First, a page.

Narcissistic insults occur when a disturbed character’s grandiose self-image is challenged. Narcissists style themselves as superior creatures. Sometimes, the haughty image they project is a merely a facade. That is, some narcissists unconsciously compensate for feelings of low self-worth. That’s the case with “vulnerable” or compensatory (i.e. “neurotic”) narcissists. (See: Two Main Varieties of Narcissists.) (See, also: pp. 85-95 in Character Disturbance.)
Not all narcissists are of the vulnerable type. Some firmly believe in their superiority. Their haughtiness is neither a facade nor a compensation. They’re convinced of their own greatness. So, they see any challenge to their view as an insult. And they can take such perceived insults quite seriously and personally. Naturally, this can spark considerable rage in them.
The Roots of Rage
Narcissistic insults often stem from clashes with reality. Sometimes, reality sends the disturbed character a loud and clear message: “You’re simply not as great or powerful as you think you are.” Grandiose characters don’t take such challenges lying down, however. They see them as both and affront and an insult. Internally, they respond: “Oh, yeah?!. Just who do you think you are to challenge me? I’ll show you!” And that’s typically when they unleash their rage. (See also: Narcissistic Insult: When Reality Shatters Illusion.)
You can expect grandiose narcissists to lash out when wounded. The more insulted they feel, the more rage they’re likely to feel. And the more intense their rage, the more viciously they’re likely to attack. The problem with them is as insidious as it is tragic. They simply can’t own fault. They won’t accept blamed for their own missteps. If they did, and directed their rage in its rightful direction, it could mean the end of them. Therefore, they have to find other targets.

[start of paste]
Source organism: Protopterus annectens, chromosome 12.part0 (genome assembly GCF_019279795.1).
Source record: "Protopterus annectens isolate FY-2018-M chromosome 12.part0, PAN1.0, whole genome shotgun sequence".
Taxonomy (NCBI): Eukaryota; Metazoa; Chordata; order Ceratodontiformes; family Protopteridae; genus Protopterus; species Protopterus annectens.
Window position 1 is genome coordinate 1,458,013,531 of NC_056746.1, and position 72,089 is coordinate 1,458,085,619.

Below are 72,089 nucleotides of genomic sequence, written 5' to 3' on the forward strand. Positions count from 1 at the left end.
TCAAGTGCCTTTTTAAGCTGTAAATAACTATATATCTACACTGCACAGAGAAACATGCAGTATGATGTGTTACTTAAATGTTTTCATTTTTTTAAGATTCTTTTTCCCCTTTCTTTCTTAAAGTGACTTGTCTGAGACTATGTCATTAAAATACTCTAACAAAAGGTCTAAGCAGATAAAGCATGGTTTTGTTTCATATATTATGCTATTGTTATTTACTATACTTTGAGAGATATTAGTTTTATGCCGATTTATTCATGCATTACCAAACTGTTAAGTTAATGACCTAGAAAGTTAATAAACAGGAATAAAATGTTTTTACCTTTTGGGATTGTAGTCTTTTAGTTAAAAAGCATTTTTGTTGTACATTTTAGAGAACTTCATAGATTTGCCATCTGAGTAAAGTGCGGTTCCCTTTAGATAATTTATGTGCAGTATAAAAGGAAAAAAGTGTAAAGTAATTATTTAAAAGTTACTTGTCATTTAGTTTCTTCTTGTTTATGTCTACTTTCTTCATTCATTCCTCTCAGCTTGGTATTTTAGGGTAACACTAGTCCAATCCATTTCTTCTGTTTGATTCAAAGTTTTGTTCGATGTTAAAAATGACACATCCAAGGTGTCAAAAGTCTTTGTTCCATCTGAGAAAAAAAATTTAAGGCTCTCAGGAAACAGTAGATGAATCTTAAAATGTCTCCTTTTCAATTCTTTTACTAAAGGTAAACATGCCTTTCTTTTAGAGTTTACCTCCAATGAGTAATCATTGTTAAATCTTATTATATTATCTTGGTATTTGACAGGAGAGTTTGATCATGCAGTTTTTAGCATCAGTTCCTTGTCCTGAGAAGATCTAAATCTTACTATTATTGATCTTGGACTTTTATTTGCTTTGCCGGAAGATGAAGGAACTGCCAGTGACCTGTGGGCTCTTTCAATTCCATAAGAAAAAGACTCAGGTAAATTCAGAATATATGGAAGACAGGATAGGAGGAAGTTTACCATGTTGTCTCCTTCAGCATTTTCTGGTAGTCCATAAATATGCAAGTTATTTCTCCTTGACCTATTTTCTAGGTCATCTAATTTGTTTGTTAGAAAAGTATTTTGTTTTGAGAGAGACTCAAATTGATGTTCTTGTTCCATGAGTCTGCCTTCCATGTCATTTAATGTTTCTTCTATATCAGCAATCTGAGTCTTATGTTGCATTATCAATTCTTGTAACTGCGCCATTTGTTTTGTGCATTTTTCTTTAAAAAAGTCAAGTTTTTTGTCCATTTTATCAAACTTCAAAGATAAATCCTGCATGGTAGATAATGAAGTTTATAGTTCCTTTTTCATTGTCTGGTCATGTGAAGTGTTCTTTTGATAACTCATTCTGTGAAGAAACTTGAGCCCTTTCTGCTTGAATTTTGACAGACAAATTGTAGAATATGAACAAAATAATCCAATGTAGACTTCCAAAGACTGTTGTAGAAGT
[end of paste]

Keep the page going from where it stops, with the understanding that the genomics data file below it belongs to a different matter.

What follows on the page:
Sometimes wounded narcissists blame only “bad luck” or circumstances. But most of the time they find scapegoats. They villainize others. And when they do, anything is possible. They’ll demean, bully, punish – even torture those they hold responsible. It’s a way to vent their rage without shattering their delusions of grandeur.
No Time to Reason
Narcissistic insults inevitably prompt the disturbed character’s rage. And when someone is blind with rage, it’s no time to try and reason with them. Moreover, grandiose narcissists loathe feeling vulnerable. So, when they face one-down positions, they’ll do their best to reclaim a position of power. Everyone knows you need to be careful approaching a wounded animal. Even if you’re only trying to help you could easily get bitten. When reality has challenged a narcissist’s delusions, it’s no time to help them “see” the error of their ways. Best to keep your distance and let them rest with the consequences of their actions.
If you’re determined to try the reasoning approach, the time to do so is before the inevitable happens. The way grandiose narcissists operate, potential narcissistic insults are always lying around the corner. You certainly don’t have a duty to warn them of impending falls. But you can sometimes make some headway with them by predicting those falls in a benign and empathetic way. You don’t want to come across in a “See, I told you so!” manner. A matter-of-fact approach works best.
My books In Sheep’s Clothing, Character Disturbance, The Judas Syndrome and How Did We End Up Here? all address narcissistic insults and what can stem from them. And, of course, there are several other articles on the blog that speak to the issues addressed today, including:
Another pilot episode of the new Character Matters program was recorded yesterday. I’ll put a link up to the podcast as soon as it becomes available.